US20130166552A1 - Systems and methods for merging source records in accordance with survivorship rules - Google Patents

Systems and methods for merging source records in accordance with survivorship rules Download PDF

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US20130166552A1
US20130166552A1 US13333073 US201113333073A US2013166552A1 US 20130166552 A1 US20130166552 A1 US 20130166552A1 US 13333073 US13333073 US 13333073 US 201113333073 A US201113333073 A US 201113333073A US 2013166552 A1 US2013166552 A1 US 2013166552A1
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survivorship
group
associated
record
source
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Guy Rozenwald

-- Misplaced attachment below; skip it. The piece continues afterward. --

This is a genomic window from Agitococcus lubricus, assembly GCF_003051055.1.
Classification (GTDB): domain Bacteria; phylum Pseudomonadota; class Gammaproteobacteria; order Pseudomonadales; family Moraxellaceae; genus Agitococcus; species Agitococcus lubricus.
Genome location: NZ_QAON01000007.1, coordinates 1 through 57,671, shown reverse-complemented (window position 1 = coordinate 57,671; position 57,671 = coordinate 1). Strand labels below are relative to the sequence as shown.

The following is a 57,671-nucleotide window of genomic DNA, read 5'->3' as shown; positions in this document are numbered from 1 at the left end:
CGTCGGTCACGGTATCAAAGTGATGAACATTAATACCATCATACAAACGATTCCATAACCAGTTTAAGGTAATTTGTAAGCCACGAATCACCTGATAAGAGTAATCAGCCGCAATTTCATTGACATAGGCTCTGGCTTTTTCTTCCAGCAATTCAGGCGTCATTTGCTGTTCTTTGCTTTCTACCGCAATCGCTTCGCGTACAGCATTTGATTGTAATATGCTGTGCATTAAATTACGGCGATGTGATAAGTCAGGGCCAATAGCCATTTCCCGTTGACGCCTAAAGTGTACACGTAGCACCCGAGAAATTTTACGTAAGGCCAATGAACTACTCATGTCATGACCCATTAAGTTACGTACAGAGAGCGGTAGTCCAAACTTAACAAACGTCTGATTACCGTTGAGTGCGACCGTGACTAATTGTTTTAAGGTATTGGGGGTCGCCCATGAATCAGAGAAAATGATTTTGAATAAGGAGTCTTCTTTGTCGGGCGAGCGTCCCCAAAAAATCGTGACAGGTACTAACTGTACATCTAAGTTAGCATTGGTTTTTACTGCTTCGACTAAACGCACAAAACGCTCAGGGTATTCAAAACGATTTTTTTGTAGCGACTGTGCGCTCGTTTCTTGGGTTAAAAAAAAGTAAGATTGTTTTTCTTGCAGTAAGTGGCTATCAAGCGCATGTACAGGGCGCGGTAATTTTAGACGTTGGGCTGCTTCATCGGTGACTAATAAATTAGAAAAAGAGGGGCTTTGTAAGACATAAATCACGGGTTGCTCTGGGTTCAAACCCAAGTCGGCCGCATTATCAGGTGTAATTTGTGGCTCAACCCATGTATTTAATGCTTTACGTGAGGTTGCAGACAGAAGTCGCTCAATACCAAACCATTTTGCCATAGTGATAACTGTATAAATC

Uri Haham
Gary Machol
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SAP SE
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SAP SE
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    • GPHYSICS
    • G06COMPUTING; CALCULATING; COUNTING
    • G06FELECTRIC DIGITAL DATA PROCESSING
    • G06F17/00Digital computing or data processing equipment or methods, specially adapted for specific functions
    • G06F17/30Information retrieval; Database structures therefor ; File system structures therefor
    • G06F17/3061Information retrieval; Database structures therefor ; File system structures therefor of unstructured textual data
    • G06F17/30705Clustering or classification
    • G06F17/3071Clustering or classification including class or cluster creation or modification
    • GPHYSICS
    • G06COMPUTING; CALCULATING; COUNTING
    • G06FELECTRIC DIGITAL DATA PROCESSING